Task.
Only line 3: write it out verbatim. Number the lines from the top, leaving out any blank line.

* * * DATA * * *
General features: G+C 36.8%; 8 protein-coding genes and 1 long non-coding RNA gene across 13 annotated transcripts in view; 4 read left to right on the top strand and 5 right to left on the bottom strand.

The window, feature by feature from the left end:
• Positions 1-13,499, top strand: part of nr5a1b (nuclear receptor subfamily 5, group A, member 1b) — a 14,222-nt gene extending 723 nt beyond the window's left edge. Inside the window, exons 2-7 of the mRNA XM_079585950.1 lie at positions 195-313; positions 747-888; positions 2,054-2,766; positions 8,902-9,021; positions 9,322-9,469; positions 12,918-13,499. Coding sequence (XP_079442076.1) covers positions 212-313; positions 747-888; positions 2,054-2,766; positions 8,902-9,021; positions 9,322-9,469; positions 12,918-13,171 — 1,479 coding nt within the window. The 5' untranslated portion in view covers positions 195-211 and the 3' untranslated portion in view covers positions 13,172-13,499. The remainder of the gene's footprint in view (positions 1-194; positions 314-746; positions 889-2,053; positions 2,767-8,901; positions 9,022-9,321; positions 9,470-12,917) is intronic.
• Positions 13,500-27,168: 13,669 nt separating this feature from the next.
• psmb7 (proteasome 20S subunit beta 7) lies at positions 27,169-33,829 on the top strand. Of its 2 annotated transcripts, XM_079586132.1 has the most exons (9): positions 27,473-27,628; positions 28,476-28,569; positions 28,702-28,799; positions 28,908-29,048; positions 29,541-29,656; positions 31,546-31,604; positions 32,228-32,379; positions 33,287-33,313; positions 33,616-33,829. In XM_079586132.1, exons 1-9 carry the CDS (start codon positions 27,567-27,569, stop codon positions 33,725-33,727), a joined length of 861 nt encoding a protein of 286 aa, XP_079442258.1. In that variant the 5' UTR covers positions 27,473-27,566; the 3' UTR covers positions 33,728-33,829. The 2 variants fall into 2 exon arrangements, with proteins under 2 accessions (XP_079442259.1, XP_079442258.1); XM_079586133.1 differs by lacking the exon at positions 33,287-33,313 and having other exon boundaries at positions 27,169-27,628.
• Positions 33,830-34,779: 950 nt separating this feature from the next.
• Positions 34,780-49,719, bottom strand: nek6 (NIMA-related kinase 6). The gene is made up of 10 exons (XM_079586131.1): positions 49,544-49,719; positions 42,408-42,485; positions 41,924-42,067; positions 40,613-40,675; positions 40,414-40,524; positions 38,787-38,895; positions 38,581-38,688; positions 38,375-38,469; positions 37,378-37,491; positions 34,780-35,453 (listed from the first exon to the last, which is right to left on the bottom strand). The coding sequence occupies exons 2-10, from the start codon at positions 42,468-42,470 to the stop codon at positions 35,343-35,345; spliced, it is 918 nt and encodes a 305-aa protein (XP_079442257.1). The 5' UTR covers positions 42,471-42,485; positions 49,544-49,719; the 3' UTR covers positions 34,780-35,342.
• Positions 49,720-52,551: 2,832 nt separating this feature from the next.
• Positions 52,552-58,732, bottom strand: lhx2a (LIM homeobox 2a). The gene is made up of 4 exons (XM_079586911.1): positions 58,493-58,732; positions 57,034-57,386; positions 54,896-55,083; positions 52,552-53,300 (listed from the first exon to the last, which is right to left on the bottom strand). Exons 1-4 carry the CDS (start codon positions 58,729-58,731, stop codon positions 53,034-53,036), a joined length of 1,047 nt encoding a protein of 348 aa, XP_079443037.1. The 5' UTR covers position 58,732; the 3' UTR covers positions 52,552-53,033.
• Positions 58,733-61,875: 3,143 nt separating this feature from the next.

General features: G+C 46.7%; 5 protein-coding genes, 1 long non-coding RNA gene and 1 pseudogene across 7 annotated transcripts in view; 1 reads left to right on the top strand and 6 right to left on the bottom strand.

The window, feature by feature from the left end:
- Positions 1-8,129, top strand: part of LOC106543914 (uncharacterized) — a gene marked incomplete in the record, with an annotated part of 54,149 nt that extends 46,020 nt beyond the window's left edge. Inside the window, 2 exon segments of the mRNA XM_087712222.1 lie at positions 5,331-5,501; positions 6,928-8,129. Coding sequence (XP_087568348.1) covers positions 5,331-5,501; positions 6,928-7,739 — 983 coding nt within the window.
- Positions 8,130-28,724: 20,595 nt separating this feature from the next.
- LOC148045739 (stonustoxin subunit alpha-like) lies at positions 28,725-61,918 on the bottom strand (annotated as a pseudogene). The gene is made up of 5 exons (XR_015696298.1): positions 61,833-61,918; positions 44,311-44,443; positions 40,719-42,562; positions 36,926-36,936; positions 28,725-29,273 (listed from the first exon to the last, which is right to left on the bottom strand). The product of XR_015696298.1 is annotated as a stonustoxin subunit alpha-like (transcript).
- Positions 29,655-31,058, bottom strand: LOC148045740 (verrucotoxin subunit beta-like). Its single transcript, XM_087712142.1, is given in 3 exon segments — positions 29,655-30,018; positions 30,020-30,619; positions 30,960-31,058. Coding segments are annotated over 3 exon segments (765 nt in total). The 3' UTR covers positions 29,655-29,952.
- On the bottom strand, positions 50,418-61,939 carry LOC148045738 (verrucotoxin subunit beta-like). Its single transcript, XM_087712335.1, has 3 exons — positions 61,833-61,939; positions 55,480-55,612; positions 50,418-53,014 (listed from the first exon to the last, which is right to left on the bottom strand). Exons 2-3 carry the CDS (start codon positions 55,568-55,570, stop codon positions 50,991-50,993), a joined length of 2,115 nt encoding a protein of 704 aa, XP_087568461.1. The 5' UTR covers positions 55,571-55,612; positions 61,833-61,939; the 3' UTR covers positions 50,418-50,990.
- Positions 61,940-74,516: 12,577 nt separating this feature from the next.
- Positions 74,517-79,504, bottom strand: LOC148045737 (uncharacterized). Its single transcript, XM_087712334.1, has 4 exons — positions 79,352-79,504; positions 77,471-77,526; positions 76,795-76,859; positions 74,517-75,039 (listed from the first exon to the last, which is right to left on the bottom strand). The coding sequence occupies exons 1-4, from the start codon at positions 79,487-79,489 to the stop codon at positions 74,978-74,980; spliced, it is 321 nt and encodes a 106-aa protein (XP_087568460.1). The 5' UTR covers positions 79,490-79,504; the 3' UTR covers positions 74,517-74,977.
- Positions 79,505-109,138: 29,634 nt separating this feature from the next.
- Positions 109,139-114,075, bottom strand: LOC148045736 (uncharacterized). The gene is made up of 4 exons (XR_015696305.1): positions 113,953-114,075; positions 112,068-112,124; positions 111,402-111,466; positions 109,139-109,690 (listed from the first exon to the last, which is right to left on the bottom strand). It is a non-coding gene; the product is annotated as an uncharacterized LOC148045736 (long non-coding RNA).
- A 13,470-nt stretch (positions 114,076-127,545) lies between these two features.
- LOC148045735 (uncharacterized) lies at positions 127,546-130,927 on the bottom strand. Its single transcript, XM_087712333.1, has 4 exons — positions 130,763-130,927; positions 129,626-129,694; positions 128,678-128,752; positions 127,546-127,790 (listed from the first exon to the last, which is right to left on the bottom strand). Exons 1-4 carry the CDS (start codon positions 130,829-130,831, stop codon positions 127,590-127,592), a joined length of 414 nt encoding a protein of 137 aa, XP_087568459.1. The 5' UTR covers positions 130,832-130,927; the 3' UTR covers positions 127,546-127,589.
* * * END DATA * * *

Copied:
• Positions 1-13,499, top strand: part of nr5a1b (nuclear receptor subfamily 5, group A, member 1b) — a 14,222-nt gene extending 723 nt beyond the window's left edge. Inside the window, exons 2-7 of the mRNA XM_079585950.1 lie at positions 195-313; positions 747-888; positions 2,054-2,766; positions 8,902-9,021; positions 9,322-9,469; positions 12,918-13,499. Coding sequence (XP_079442076.1) covers positions 212-313; positions 747-888; positions 2,054-2,766; positions 8,902-9,021; positions 9,322-9,469; positions 12,918-13,171 — 1,479 coding nt within the window. The 5' untranslated portion in view covers positions 195-211 and the 3' untranslated portion in view covers positions 13,172-13,499. The remainder of the gene's footprint in view (positions 1-194; positions 314-746; positions 889-2,053; positions 2,767-8,901; positions 9,022-9,321; positions 9,470-12,917) is intronic.